Ricky El | The Phenomenon of Dayak Financial Literacy in the Ethnic Music Industry

The creative economy, which is touted as the belle of the digital age, is not just a discourse, but is also real.

Ricky El, Iban artist proves it. He is not only good at singing Iban songs, but also good at composing them.

Interesting thing. Both songs and lyrics of Ricky’s songs are Dayak. Starting from traditional Dayak life, to modern lifestyle. All of that is reflected in the lyrics of the songs he composed and sung.

Ricky often duets with the famous Iban female singer, Sima. The album “Bujang Runggu Ensing” was produced in 2009 by Cahaya Manis Production. He also duets with male Iban singer, Sylvester Andy.

How Ricky El, as a Dayak representative, can make a living from singing ethnic songs, this is a sign that Dayaks can be great and live in any sector, especially in this creative economy era.

The two of them sang the popular and humorous songs “Ngayap” and “Cerita Ngayap”. Song narratives are not only full of meaning and depict the daily life of the Iban people, but are also beautiful as poetry because they form a play of sounds.

Sometimes Ricky also appears to sing solo, as in his favorite songs “Bujang Lelayang”, “Ngeruh Ai”, “A to Z”, “Ukai Langkau Arau”, and “Poco Ari Gawai”. However, of the many songs, “Ucu Aki” deserves attention.

The verses are deep. Describes how Gawai (in Malaysia every May 30 – June 1) is an important day for the Dayak people. Not only to give thanks after the rice harvest, but also to meet to let go of homesickness, and eat together at the long house.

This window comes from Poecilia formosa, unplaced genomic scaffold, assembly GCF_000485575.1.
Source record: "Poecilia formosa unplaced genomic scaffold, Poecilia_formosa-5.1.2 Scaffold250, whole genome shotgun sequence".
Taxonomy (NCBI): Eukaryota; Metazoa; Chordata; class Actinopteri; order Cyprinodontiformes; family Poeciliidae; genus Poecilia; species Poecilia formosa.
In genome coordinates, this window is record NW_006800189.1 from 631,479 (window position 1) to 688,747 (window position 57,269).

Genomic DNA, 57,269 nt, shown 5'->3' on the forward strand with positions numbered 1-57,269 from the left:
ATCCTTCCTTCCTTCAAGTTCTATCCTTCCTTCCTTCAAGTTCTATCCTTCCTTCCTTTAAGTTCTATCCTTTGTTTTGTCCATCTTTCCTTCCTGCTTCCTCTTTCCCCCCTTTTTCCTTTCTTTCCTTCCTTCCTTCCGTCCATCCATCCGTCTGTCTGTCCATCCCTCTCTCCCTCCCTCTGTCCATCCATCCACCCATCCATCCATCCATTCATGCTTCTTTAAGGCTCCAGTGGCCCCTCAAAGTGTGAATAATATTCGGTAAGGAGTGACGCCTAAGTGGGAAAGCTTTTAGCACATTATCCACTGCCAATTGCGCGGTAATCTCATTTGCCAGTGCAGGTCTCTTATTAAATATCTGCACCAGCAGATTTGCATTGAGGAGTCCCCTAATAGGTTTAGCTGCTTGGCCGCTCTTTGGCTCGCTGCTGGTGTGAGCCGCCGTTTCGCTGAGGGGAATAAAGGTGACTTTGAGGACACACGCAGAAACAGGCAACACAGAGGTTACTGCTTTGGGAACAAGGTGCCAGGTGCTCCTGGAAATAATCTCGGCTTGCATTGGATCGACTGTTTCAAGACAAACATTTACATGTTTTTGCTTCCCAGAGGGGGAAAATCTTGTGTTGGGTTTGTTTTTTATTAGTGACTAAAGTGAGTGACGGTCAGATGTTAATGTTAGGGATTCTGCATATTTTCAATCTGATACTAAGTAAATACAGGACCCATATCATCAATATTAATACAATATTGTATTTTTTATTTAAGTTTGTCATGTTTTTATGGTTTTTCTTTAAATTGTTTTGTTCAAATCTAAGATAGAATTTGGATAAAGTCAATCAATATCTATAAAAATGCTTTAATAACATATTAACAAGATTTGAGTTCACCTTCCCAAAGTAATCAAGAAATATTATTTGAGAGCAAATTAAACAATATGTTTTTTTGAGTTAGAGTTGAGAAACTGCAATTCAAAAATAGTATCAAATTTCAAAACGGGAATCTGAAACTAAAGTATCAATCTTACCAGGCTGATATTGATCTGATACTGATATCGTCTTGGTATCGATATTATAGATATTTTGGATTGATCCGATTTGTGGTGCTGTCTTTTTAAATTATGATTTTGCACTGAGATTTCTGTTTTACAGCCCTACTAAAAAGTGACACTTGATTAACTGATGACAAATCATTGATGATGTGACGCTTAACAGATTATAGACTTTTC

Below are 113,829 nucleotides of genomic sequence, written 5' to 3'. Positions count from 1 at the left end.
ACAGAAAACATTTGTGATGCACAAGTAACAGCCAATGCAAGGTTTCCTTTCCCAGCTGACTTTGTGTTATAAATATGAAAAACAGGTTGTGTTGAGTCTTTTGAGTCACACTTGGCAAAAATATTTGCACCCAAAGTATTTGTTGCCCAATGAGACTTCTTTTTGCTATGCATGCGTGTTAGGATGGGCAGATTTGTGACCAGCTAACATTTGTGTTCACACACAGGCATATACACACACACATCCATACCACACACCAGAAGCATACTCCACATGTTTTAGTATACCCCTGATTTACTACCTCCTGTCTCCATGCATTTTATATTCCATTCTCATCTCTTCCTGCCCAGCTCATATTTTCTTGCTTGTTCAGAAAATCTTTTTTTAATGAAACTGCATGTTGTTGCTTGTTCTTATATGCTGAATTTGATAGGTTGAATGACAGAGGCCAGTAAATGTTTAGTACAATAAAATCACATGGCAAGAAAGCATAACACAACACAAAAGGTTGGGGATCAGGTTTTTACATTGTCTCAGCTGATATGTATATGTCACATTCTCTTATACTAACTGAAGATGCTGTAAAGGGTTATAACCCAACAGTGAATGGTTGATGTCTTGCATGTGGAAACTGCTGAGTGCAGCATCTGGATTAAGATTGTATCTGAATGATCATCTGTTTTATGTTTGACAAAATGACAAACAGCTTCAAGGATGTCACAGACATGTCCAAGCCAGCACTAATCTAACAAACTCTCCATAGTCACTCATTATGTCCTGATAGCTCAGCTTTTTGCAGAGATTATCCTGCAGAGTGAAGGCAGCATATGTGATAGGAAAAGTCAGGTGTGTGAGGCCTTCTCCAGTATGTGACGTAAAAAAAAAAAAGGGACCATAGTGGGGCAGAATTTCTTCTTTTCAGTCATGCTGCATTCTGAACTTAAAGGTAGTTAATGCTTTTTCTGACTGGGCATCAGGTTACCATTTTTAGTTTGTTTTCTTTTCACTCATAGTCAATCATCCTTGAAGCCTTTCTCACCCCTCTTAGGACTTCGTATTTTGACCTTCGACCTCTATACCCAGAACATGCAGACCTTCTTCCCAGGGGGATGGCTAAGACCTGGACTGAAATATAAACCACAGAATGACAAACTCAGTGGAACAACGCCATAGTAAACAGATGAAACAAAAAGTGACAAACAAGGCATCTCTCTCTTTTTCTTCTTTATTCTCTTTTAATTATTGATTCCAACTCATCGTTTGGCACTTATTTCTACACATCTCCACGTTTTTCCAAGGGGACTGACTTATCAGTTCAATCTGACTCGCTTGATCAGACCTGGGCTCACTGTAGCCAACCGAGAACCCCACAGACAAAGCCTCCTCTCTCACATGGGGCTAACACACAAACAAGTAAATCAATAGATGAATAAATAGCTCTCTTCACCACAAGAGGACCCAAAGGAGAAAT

Among Indonesian Ibanik, especially in the Sintang district, Ricky is also popular. He is often invited by CU Keling Kumang, a relative of his origin, to demonstrate his skill in singing Iban songs. He was also invited during the Pilkada campaign in Sintang. The magnets are simply amazing.

Inevitably. Ricky El is an Iban artist who lives from the art of music and cultivates and explores the rich treasures of his tribe. Cross borders and sell as a commodity. Many of his songs and songs are played both on public and travel vehicles in West Kalimantan, and in public places.


In Indonesia, especially Sintang, Sekadau, and Putussibau. His name is legendary. No wonder. Every year there is a gawai (Dayak new year’s party), he is always fringed –invited to come. Only to satisfy audiences who like songs. The Iban rhythm is special.

Undoubtedly, the Iban has the largest population of the Dayak ethnic group. According to the results of my research, the number is 700,000 in Malaysia and Brunei. And 400,000 in Indonesia.

Spread in “menoa diri empur” (country considered to be of Iban origin), namely the districts of Sekadau, Sintang, to Kapuas Hulu. Until Batang Lupar, Lubuk Antu — up to crossing the Malaysian border, Semanggang — Sri Aman is now.

So now. When you ride travel. Or the Pontianak-Sintang-Putussibau intercity bus. Iban songs, never timely played. Shaking, while walking on a paved road that is actually smooth.

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Masri Sareb Putra
Articles: 730

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